TechWhirl (TECHWR-L) is a resource for technical writing and technical communications professionals of all experience levels and in all industries to share their experiences and acquire information.
For two decades, technical communicators have turned to TechWhirl to ask and answer questions about the always-changing world of technical communications, such as tools, skills, career paths, methodologies, and emerging industries. The TechWhirl Archives and magazine, created for, by and about technical writers, offer a wealth of knowledge to everyone with an interest in any aspect of technical communications.
Subject:Re: White Papers? From:"Susan W. Gallagher" <sgallagher -at- EXPERSOFT -dot- COM> Date:Fri, 15 Dec 1995 16:41:10 -0800
At 9:26 AM 12/15/95, Dan Lupo wrote:
> I would like to know what YOU think a white paper is. Is it a proposal? A
> recommendation report? A position paper? These are terms I've gotten in
> response to my question.
> But rather than naming it, perhaps a more useful response would include
> - what you think its purpose is (persuasive, transactional, both),
> - who its intended audience(s) is(are), and
> - what segments belong in the document (exec summary, purpose statement,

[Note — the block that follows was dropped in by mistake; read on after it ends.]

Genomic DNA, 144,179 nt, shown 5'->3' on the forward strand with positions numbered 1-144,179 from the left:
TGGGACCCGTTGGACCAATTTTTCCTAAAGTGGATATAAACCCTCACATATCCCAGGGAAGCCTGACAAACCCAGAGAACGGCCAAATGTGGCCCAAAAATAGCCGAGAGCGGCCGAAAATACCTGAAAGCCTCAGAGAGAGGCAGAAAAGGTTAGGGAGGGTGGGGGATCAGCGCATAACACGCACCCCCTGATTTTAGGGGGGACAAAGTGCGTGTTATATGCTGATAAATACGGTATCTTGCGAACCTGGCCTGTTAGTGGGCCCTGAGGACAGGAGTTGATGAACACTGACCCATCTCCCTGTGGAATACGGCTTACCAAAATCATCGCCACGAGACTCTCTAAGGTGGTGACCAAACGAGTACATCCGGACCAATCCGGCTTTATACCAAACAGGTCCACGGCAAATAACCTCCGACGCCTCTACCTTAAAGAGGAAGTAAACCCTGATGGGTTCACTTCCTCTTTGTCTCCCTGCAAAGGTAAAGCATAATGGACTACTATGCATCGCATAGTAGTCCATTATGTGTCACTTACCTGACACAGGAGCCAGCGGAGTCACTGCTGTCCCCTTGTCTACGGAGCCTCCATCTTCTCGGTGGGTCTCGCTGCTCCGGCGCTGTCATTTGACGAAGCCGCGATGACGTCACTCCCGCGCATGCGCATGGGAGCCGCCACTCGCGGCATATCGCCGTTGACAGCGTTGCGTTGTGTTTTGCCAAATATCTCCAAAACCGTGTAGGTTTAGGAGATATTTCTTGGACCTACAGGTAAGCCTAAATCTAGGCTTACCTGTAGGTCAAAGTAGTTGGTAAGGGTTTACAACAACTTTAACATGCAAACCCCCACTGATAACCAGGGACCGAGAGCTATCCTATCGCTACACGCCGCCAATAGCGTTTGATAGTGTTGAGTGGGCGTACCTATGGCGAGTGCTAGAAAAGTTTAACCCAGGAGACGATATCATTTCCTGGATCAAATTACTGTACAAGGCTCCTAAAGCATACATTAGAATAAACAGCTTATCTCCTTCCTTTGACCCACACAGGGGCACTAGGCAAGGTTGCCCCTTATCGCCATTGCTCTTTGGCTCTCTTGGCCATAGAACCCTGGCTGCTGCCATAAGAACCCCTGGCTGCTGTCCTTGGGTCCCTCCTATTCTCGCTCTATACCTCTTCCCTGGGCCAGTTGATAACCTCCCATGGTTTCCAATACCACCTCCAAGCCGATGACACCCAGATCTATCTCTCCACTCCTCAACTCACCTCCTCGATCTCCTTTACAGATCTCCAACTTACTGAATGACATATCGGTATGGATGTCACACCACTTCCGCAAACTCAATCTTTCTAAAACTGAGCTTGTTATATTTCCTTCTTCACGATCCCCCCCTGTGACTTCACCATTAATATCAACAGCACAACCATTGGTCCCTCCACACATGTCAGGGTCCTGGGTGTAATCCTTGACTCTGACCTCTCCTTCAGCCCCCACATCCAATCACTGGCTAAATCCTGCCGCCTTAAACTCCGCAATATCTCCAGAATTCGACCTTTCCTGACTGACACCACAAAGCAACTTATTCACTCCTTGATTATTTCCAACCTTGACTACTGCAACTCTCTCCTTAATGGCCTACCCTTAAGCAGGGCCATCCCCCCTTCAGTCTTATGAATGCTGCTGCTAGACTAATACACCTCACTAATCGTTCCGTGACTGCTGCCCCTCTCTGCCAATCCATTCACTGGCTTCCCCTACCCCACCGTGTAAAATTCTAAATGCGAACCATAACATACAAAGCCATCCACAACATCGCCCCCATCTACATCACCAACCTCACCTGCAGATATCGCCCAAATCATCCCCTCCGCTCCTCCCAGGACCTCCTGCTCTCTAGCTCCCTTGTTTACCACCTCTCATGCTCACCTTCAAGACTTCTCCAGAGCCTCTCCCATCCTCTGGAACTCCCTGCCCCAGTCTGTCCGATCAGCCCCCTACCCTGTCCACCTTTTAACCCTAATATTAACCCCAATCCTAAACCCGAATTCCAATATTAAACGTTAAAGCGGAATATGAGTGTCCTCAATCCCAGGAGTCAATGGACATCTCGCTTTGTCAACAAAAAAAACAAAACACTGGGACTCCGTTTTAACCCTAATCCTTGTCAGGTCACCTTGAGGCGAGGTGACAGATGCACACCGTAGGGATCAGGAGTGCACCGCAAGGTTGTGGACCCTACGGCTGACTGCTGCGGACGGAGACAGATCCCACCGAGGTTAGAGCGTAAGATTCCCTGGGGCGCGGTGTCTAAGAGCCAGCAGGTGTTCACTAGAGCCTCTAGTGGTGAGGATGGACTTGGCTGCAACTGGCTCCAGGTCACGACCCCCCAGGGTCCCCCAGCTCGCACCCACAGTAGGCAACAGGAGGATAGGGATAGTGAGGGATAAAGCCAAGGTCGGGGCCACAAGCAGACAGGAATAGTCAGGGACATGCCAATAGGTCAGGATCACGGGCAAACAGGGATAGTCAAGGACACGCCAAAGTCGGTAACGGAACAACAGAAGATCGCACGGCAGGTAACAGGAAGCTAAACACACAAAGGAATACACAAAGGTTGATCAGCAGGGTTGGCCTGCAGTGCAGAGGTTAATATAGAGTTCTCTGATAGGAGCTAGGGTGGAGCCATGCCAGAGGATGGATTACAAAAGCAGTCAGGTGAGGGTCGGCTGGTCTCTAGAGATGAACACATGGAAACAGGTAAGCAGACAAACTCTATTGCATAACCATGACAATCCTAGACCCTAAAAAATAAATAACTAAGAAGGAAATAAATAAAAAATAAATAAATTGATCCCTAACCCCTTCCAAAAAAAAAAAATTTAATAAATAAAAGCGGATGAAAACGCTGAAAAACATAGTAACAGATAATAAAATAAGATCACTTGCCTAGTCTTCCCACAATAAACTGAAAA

> issues/criteria, cost, org impact, etc.).
> I have a hunch that there will be no *right* answer, so please feel
> preface your comments with "where I work [or "in my discipline"], a white
In the software industry -- particularly the part of the software
industry that provides software developement tools, white papers
are used as "expert advice". They augment the documentation.
Most of the White Papers I've worked on were written by programmers --
I only cleaned them up. The papers dealt with how to use the development
system to... (perform some really esoteric function, create applications
for a specific industry, etc.).
Admittedly, providing software to the software industry is a very small
piece of the pie. I'll be interested to see what others use White Papers
San Diego, CA
sgallagher -at- expersoft -dot- com